# Minimum Differential Dispersion Problem

Duarte A., Sánchez-Oro J., Resende M.G.C., Glover F., Martí R. (2014)
Optsicom project, University of Valencia (Spain)

# Problem Description

Let G=(V,E) be an undirected complete graph, where V is the set of n vertices and E the set of edges. Each edge (u, v)E with u, v ∈ V has an associated distance duv between u and v. Dispersion, or diversity, problems (DP) consist in finding a subset S ⊆ V with m elements, such that an objective function (based on the distances between elements in S) is maximized or minimized. In this paper we focus on the Minimum Differential Dispersion Problem (Min-Diff DP). The Min-Diff DP is strongly NP-hard, and it remains NP-hard even if sign restrictions for distances between vertices are imposed (Prokopyev et al., 2009). Therefore, heuristic procedures emerges as the best option to obtain high quality solutions in shorter computing time.

A feasible solution of the Min-Diff problem is a set S ⊆ V of m elements, where m is a given input parameter. Each feasible solution has associated with it a cost which can be computed as follows. Let Δ(v) be the sum of distances between a vertex v ∈ S and the remaining elements of S. Formally, The objective function of a solution S, denoted by diff(S), is then computed as Therefore, the Min-Diff problem consists of finding a solution S ⊆ V with the minimum differential dispersion, i.e. where Vm is the set of all subsets of vertices in V with cardinality m. Figure 1.a shows an example of a graph with six vertices and 15 edges with their associated distances. Figures 1.b and 1.c depict two possible solutions for the Min-Diff problem for m=4. The selected vertices in the solution are shown in black while the edges in each solution are highlighted by solid lines. The vertices not in the solution are shown in grey while the edges not in the solution are dashed. To evaluate the quality of each solution, we first compute the Δ(v) value for all the elements in the solution. In particular, Figure 1.b shows a solution where S = {A, B, D, E}, Δ(A) = 3 + 12 + 8 = 23, Δ(B) = 3 + 3 + 2 = 8, Δ(D) = 12 + 3 + 6 = 21, and Δ(E) = 8 + 2 + 6 = 16. The diff-value is calculated by first selecting the vertices having the highest and lowest Δ-values and then taking the difference of their Δ-values. In this solution, these vertices are, respectively, A and B, and therefore diff(S) = Δ(A) - Δ(B) = 23 - 8 = 15 . If we now consider the solution S' = {A, C, E, F} in Figure 1.c, it is easy to verify that the associated objective function value is diff(S')= 9. Considering that the Min-Diff problem is a minimization problem, solution S' is better than solution S. The rationale behind this is that the distances among the elements in S' are more similar than those among the elements in S.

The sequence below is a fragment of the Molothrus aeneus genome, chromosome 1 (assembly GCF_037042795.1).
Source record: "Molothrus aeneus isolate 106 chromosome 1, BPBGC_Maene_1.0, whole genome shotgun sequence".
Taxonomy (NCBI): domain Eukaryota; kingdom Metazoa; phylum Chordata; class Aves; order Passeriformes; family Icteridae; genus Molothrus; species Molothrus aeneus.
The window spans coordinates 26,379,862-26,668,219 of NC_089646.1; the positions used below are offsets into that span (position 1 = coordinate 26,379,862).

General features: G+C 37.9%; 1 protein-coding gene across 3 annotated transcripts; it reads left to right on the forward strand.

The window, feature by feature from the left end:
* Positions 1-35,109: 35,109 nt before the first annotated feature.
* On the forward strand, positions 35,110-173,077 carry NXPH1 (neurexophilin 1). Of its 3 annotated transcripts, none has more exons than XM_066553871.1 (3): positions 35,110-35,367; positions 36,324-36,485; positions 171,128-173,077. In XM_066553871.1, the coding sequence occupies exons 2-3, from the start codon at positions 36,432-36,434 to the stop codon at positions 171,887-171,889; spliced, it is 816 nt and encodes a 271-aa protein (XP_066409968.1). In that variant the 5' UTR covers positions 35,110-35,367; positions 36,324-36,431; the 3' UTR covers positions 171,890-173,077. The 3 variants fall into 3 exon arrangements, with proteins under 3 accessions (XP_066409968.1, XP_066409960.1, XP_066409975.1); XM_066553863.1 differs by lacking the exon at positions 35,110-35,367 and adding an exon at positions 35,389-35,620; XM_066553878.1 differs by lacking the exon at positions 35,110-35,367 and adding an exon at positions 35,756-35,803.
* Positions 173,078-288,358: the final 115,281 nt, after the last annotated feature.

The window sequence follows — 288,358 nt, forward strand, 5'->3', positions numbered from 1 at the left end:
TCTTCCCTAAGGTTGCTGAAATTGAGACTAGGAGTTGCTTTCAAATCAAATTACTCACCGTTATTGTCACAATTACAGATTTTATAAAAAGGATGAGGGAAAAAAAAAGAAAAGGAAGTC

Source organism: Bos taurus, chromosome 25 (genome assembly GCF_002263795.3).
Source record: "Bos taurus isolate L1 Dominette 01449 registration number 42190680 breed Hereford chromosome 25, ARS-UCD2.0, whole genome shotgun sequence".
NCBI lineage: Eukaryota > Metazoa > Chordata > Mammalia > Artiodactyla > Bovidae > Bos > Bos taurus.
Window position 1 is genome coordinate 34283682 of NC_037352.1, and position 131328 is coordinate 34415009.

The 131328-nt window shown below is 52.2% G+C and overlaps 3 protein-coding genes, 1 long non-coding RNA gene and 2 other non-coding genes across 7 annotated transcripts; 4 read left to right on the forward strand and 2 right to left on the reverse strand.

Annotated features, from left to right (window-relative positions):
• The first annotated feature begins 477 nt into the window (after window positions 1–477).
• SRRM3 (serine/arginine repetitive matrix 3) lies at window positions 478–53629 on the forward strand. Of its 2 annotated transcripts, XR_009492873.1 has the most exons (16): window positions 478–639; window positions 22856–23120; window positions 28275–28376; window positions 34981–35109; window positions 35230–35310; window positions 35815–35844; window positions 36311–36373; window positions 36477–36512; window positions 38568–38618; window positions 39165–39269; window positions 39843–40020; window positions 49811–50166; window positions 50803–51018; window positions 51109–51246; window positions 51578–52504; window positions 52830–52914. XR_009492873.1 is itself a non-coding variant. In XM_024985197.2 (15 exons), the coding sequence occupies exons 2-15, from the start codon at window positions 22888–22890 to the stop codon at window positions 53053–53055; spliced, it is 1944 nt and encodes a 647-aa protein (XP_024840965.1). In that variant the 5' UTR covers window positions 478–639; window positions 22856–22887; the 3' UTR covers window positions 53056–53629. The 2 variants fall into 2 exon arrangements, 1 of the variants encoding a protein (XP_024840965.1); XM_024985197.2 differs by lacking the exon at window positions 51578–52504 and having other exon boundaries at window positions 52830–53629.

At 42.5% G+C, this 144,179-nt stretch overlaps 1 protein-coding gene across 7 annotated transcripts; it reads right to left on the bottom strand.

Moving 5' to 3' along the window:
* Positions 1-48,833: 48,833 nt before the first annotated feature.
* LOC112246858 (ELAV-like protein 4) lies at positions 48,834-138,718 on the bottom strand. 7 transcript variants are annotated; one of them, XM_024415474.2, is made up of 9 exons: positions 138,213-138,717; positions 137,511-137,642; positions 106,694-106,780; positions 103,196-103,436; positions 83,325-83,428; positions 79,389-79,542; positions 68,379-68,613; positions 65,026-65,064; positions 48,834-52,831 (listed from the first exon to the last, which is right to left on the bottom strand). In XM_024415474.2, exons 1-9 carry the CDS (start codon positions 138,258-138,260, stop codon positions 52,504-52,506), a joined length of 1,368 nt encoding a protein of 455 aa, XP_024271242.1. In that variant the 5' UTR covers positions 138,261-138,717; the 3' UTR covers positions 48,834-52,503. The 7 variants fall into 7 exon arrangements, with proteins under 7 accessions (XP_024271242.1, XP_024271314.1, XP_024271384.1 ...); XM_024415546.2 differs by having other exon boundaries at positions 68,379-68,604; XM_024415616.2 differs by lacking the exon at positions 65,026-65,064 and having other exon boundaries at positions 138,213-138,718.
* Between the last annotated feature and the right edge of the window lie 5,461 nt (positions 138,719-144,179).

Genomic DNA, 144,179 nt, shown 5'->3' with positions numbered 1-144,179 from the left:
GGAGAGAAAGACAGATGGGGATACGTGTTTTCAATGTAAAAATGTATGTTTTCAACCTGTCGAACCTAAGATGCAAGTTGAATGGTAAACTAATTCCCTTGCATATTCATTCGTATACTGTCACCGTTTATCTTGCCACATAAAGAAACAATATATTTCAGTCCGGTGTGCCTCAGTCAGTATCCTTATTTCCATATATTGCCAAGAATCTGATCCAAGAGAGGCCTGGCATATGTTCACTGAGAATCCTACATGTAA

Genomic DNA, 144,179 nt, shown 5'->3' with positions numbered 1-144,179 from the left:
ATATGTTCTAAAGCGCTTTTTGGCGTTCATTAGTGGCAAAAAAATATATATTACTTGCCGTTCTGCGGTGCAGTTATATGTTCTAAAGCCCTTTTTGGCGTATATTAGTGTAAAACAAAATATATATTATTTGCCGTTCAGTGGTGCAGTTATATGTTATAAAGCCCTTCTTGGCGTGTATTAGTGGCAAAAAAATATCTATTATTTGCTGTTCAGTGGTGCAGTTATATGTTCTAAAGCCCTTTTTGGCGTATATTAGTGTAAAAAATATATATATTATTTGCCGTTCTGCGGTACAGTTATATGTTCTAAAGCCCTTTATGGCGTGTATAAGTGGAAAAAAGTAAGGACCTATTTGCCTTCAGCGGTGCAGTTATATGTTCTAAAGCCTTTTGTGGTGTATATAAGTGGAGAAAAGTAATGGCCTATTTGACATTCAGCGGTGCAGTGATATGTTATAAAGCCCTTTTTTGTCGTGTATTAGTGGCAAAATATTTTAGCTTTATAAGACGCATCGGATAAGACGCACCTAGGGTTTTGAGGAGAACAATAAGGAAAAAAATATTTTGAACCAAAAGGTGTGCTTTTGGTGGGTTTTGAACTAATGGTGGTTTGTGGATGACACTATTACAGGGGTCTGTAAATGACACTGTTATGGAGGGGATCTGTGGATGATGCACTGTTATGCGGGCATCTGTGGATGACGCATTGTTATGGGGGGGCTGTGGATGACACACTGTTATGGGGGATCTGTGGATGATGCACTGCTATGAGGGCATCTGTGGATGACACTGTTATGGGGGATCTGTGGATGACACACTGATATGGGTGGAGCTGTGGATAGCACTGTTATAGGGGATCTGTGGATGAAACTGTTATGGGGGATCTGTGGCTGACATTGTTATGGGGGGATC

# State of the Art Methods

The best algorithm in the state of the art is a GRASP method presented in Duarte et al. (2014). They propose two constructive procedures for the Min-Diff DP. The first one, C1, is based on a classical greedy-random strategy, while the second one, C2, inverts the greedy and random stages as introduced in Resende and Werneck (2004).

Authors also presents three local search methods which use an efficient evaluation of the objective function. The first local search, LS1, follows a best improvement strategy, while the second one, LS2, is based on a first improvement strategy. The last local search follows a first improvement strategy but the vertices to be moved are sorted according to their contribution to the solution.

The constructive and local search methods proposed are embedded in a variable neighborhood search algorithm. Specifically, authors propose a Basic VNS scheme where the classical neighborhood change is replaced by a jump neighborhood change method. Finally, the authors use two path relinking strategies to combine the solutions produced by the Basic VNS algorithm. The two variants are interior path relinking and exterior path relinking.

# Instances

The set of instances used is the MDPLIB, which is divided into three sets:

1. SOM: This data set consists of 20 inter-node distance matrices of sizes ranging from n = 25 and m = 2 to n = 500 and m = 200. They have been used in most of the previous papers dealing with the maximum diversity problem.
2. GKD: This data set consists of 70 inter-node distance matrices for which distance values were calculated as the Euclidean distance between pairs of randomly generated points with coordinates in the [0,10] x [0,10] square. The sizes of these instances range from n = 10 and m = 2 to n = 500 and m = 50.
3. MDG: This data set consists of 100 inter-node distance matrices with real numbers randomly selected between 0 and 10 from a uniform distribution and size varying from n = 500 and m = 50 to n = 3000 and m = 600.